Scientific Process Leads PEN Students

by Nina Li
Scientific Process Leads PEN Students

Peninsula logo.100• Early STEM programs payoff for Peninsula High senior.

The field of Science, Technology, Engineering and Mathematics (STEM) is vast and growing each year as more and more students participate.
At Peninsula High School, many students take the Science Research class in which students work on their own science project and present the results of their work at the annual Science Fair.
Senior Alisa Hathaway has been a part of science research since her freshman year and is a prominent figure in the science field. She participated in her first science fair in fourth grade, and she took first place at this year’s science fair in the field of physics.
“I came up with my experiment this year because I am aware of all the current shooting at schools and violence internationally, and I wanted to do something about it,” Hathaway said.
“The issue is that bombs and IEDs are so easy to make in comparison to the amount of money and time it takes to detect them, and I wanted to make it better,” she said.
The Science Research class is led by Melissa Klose, a Peninsula alumnus who has been teaching chemistry for three years and also has a Bachelor’s Degree in Science for Environmental Science from UCLA.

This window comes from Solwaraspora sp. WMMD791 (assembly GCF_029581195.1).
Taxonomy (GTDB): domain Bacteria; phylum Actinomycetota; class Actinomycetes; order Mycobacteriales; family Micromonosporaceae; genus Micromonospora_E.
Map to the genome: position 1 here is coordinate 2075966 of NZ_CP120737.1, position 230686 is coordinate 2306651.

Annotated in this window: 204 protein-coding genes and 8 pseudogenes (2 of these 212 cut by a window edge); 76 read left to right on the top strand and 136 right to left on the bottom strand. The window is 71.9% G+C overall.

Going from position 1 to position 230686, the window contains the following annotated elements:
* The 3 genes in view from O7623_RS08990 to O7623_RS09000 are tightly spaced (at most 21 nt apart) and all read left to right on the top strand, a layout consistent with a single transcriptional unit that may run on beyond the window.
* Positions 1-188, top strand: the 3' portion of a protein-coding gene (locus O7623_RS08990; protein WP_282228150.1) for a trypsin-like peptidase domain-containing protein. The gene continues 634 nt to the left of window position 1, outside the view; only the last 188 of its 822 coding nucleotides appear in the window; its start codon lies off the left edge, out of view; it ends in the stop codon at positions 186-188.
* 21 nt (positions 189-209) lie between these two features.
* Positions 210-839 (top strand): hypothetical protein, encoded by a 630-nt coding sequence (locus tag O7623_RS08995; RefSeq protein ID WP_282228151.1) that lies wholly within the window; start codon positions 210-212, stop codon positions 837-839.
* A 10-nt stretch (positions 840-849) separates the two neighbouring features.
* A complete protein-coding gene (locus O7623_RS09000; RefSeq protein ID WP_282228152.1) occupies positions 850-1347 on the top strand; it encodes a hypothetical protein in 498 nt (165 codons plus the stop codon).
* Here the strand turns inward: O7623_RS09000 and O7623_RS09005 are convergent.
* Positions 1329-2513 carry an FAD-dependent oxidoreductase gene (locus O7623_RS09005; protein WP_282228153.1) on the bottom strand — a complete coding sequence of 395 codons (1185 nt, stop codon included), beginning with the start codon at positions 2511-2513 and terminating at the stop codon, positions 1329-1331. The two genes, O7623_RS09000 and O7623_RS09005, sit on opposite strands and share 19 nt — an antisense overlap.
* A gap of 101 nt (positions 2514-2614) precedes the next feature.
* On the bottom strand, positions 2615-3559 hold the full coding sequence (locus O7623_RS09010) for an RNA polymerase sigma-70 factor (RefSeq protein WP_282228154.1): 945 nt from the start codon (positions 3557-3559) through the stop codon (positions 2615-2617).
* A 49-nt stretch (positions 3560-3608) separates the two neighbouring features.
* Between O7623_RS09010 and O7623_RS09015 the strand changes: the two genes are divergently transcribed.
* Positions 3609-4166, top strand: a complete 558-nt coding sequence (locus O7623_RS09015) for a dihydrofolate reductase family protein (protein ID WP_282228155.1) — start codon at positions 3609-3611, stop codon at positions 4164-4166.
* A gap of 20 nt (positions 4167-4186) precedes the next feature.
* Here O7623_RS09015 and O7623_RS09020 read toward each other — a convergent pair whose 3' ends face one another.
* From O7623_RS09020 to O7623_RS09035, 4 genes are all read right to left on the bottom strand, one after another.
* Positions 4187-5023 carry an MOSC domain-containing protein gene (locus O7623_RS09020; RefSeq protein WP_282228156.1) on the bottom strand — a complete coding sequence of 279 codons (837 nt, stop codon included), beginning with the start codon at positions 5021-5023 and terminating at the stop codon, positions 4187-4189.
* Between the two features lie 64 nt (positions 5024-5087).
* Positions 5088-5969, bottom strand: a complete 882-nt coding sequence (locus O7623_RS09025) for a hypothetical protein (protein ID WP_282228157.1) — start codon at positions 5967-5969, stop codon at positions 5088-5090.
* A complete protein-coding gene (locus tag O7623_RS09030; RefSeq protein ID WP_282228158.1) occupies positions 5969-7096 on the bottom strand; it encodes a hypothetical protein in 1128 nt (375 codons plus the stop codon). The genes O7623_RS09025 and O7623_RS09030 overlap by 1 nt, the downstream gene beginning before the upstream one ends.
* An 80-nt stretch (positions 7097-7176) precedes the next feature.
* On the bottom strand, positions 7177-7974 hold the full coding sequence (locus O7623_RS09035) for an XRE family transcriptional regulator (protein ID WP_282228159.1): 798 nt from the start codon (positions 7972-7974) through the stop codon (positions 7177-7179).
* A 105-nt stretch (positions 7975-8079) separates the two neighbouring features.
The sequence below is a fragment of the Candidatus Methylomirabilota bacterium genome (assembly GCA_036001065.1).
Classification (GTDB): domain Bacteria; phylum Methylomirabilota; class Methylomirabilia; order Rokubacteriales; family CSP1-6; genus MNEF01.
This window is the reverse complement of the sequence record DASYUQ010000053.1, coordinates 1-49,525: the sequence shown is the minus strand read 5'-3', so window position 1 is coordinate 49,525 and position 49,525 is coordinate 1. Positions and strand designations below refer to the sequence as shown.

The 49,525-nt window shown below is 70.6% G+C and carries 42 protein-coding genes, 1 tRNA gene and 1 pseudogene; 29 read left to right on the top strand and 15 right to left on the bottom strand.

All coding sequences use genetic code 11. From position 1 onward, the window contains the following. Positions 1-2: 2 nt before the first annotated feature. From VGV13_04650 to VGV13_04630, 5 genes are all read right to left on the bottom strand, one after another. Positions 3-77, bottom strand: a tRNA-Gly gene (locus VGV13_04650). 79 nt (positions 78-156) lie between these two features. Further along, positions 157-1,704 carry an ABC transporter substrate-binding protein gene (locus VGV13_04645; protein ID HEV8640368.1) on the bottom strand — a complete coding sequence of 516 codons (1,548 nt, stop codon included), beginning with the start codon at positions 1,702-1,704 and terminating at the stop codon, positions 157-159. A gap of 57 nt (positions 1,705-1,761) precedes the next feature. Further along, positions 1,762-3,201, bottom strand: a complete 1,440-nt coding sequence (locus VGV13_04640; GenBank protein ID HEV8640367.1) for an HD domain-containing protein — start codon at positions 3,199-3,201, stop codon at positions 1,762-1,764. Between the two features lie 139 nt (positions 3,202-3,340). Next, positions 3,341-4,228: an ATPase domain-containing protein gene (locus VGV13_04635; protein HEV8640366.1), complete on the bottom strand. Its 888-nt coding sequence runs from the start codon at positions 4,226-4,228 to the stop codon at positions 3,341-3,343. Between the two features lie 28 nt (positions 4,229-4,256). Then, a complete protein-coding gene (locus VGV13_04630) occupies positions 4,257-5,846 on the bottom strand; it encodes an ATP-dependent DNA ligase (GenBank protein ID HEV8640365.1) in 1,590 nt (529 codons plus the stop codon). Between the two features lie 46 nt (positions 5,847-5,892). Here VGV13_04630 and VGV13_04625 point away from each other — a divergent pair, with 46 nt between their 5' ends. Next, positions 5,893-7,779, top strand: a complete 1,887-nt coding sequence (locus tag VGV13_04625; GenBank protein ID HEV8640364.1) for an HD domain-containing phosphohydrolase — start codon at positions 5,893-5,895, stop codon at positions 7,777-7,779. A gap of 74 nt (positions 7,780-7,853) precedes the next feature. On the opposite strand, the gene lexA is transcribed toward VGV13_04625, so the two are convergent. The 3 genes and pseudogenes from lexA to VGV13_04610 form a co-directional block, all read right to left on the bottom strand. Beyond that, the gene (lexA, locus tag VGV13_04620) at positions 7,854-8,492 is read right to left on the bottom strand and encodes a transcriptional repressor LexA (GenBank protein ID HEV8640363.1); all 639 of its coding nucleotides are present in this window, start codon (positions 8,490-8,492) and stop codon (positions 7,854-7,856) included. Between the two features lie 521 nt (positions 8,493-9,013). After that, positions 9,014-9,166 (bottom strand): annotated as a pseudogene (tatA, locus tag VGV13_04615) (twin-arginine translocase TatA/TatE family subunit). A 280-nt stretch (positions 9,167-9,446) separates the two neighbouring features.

Klose helps students come up with ideas as well as guide them throughout the whole process of completing their experiments.
“Students usually just read a lot of articles at the beginning of the year to try to find something that they are interested in,” Klose said.
“I can help them develop a project based off what they find. I also hold seminars where students exchange ideas. Some students get research opportunities at labs, including LA Biomed, Cabrillo Aquarium and USC, and their mentors guide them to develop a project of their own.
“Some students also develop their questions based on concepts they learn in their normal science classes, and try to tie in what they learned to their project.”
Hathaway’s project was titled “Detection of Improvised Explosive Devices using a Phased Array Radar System.”
“Initially, I had to figure out what I wanted to do — then, I built a circuit board and designed it, then created my antennas and designed those, and tested my RADAR design and accuracy of it,” Hathaway said.
Hathaway is currently also involved in Technology Student Association as well as Cyber Patriots. She plans to pursue Electrical Engineering and Computer Science during college.
“I enjoy working with students one-on-one because it allows me to get to know each student and their interests, and gives students the attention they need to succeed in this class,” Klose said.
“I want my students to understand the scientific process, and to realize that science is a creative subject, involving problem solving and critical thinking skills. I think it is a great opportunity for them to learn about what interests them most, and to learn about the process of science. They get a deeper understanding of the concepts that way, and the learning is more meaningful.”

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